How to Create Your Own PPTP VPN on Ubuntu 20.04
What is VPN?
A virtual private network (VPN) is a network that connects a private network (LAN) to a public network (Internet). It allows computers and devices to communicate over shared or public networks as if they were directly linked to the private network, while benefiting from the private network’s functionality, security, and management policies.
This is accomplished by using dedicated connections, encryption, or a mix of the two to create a virtual point-to-point connection. In essence, two computers linked over a VPN can interact directly as if they were on the same local network. Despite the fact that the two computers are physically separated, other computers on the internet are unable to intercept their conversation.
Why to use PPTP?
PPTP (Point-to-Point Tunneling Protocol) is one of the oldest and most widely used VPN protocols. Here are a few reasons why PPTP may be a good choice for your VPN needs:
- Compatibility: PPTP is supported by a wide range of devices, including Windows, macOS, Linux, iOS, and Android.
- Ease of use: PPTP is relatively easy to set up and use compared to other VPN protocols, making it a good choice for beginners.
- Speed: PPTP is a fast VPN protocol because it uses less encryption than other protocols.
However, it’s worth noting that PPTP is not as secure as other VPN protocols like OpenVPN and L2TP/IPSec. PPTP uses weaker encryption and has known vulnerabilities, which could potentially be exploited by attackers. Therefore, if security is a top priority for your VPN needs, you may want to consider using a different VPN protocol.
Setup PPTP Server
OpenVPN and PPTP are the most widely used VPN protocols. PPTP will be used. We should have one computer that will serve as the VPN server before we begin with setting up our own VPN network. That computer will be in charge of assigning IP addresses to clients, creating initial connections between clients or clients and servers, and managing security protocols and user/client authentication. We’ll run the following command to install PPTP:
$ apt update && apt upgrade $ apt install pptpd
Using our favourite editor, change the default configuration file /etc/pptpd.conf and add the following lines:
localip 192.168.15.1 remoteip 192.168.15.100-200
In this scenario, the VPN server’s internal IP is 192.168.15.1, and each authorised client will be issued an IP from the range 192.168.15.100-200.
We must now add additional users. /etc/ppp/chap-secrets is the file that stores the users’ passwords. The following information about the client should be entered in the following order:
# client server secret IP addresses
In order to create a new client named client1 that will be able to connect to the pptpd server from any location using the password password1, we should add the following line, where the asterisk indicates that the login information can be used by any IP address:
client1 pptpd password1 *
The last step before starting our VPN server is to configure the DNS server. We can either use our internet provider’s DNS servers or Google DNS servers and insert them into the file.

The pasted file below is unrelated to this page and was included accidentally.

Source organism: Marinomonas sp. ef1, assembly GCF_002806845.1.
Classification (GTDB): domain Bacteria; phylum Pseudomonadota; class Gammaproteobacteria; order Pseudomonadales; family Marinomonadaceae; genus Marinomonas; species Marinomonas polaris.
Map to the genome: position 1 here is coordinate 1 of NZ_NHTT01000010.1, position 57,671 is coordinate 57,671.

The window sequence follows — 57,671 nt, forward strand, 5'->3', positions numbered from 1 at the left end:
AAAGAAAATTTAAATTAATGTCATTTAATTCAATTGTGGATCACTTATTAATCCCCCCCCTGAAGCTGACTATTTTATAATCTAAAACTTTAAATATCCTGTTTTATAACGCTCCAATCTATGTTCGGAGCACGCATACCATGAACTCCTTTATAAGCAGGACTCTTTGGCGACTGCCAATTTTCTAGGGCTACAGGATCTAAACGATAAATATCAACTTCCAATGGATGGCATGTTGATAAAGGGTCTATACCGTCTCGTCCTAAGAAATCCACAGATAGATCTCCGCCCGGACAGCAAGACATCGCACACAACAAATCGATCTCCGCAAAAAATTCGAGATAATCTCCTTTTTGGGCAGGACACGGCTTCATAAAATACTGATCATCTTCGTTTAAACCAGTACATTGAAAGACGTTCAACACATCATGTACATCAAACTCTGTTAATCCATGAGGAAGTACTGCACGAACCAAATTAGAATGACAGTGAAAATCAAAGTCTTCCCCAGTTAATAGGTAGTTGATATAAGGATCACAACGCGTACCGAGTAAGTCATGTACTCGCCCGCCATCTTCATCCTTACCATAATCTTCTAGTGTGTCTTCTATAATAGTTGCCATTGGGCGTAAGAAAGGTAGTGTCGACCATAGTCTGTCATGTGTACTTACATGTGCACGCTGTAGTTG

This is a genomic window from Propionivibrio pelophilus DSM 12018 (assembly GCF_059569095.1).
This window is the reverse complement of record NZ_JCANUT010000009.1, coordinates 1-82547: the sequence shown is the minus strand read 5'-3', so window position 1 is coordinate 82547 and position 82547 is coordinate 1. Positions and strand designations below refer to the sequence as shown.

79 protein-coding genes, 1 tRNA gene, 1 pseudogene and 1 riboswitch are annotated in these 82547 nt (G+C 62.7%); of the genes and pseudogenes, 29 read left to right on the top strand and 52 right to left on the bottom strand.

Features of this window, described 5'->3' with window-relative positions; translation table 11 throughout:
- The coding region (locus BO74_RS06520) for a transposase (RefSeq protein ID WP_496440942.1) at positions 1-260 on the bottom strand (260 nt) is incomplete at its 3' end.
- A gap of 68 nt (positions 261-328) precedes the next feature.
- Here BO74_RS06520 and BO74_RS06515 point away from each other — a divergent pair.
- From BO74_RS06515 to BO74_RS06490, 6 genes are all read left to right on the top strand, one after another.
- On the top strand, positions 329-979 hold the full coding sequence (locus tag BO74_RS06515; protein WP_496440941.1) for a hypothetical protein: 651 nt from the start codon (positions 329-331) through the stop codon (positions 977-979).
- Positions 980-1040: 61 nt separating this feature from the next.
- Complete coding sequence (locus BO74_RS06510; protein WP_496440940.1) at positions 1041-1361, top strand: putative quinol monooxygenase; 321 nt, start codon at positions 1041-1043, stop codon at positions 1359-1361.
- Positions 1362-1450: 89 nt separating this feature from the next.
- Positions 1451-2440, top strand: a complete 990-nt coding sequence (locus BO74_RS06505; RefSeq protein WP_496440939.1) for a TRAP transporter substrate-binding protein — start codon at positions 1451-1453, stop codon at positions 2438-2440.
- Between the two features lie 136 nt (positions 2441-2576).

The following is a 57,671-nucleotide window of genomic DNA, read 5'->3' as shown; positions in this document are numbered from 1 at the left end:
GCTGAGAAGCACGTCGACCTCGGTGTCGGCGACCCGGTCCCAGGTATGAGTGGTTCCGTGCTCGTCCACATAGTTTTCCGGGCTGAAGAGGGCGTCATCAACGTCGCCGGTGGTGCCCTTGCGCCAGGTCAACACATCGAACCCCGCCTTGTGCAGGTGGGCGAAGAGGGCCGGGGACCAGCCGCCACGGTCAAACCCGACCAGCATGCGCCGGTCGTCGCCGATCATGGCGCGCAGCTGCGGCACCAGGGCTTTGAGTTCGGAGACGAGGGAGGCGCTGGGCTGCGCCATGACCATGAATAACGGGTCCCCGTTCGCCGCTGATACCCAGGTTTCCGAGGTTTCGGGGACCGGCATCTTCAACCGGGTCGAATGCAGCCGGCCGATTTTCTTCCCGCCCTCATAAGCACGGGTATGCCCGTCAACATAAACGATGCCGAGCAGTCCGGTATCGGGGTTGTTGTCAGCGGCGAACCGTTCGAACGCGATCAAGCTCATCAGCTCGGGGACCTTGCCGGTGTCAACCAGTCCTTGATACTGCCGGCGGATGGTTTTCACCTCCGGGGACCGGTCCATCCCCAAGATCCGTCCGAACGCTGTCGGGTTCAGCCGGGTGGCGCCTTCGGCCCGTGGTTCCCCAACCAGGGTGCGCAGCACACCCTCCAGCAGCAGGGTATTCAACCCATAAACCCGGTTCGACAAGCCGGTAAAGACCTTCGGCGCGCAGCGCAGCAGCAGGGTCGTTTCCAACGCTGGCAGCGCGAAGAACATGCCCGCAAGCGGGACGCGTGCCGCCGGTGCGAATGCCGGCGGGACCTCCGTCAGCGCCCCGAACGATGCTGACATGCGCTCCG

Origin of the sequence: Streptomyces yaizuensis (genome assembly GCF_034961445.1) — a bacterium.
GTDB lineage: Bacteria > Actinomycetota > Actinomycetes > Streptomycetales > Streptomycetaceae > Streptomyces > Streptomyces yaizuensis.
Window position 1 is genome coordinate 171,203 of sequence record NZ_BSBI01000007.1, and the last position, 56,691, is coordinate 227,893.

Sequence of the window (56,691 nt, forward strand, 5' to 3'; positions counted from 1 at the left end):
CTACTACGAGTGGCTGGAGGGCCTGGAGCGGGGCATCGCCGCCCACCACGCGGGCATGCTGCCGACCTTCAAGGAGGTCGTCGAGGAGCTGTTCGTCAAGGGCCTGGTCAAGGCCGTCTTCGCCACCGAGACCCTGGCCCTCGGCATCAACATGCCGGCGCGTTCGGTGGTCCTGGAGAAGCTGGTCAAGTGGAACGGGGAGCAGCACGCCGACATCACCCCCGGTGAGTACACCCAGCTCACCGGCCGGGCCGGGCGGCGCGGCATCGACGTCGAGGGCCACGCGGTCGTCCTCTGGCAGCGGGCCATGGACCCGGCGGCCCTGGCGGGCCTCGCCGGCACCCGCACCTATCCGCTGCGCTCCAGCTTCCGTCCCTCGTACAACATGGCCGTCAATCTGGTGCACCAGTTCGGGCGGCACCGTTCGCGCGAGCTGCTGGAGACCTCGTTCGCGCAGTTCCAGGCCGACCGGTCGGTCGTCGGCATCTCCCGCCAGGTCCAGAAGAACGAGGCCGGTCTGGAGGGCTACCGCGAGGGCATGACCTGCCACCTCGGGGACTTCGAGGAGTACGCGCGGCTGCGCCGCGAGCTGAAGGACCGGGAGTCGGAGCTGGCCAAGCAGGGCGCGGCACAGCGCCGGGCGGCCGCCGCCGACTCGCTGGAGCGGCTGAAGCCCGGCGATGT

ms-dns 22.214.171.124 ms-dns 126.96.36.199
The pptpd daemon can now be started using the command:
$ systemctl start pptpd
We should perform the following commands to ensure that it is operating and listening for incoming connections:
$ netstate -tapn | grep pptpd
The final product should look like this:
tcp 0 0 0.0.0.0:1723 0.0.0.0:* LISTEN 20934/pptpd unix 2 [ ] DGRAM 5992346 20934/pptpd
In order for the VPN server to function properly and forward requests, the following line in /etc/systl.conf must be present.
net.ipv4.ip_forward = 1
If it does not already exist, we must create it before applying the configuration using the command:
$ sysctl –p
Setup and configuration on the client side
We need to install the PPTP client on a client computer in order for it to connect to our VPN server (the first command is for CentOS, the second is for Debian/Ubuntu):
$ apt-get install pptp-linux
The ppp mppe module is required by the VPN client, thus we must load it:
$ modprobe ppp_mppe
The /etc/ppp/peers/ subdirectory should be used to store client configuration. To define the parameters for the server we wish to use, we should open our favourite editor and create a configuration file with the following parameters (we’re on client1):
pty "pptp --nolaunchpppd" name client1 password password1 remotename PPTP require-mope-128
If our config files in the previous example were titled /etc/ppp/peers/vpnserver, then we should run the following command to start the client and connect to the VPN server:
$ pppd call vpnserver
Check the log files for probable issues or successful connection information after running the client using the command:
$ cat /var/log/syslog | grep pptp
On our clients, we should explicitly establish proper VPN traffic routing:
$ ip route add 172.16.0.0/16 dev ppp0
PPTP (Point-to-Point Tunneling Protocol) is a widely used VPN protocol due to its compatibility with a wide range of devices and ease of use. However, it is important to note that PPTP is not as secure as other VPN protocols like OpenVPN and L2TP/IPSec, as it uses weaker encryption and has known vulnerabilities that could be exploited by attackers. Therefore, if security is a top priority for your VPN needs, you may want to consider using a different VPN protocol. Nonetheless, if you still decide to use PPTP, it is important to keep your PPTP server up to date with security patches and configurations to ensure the best security possible.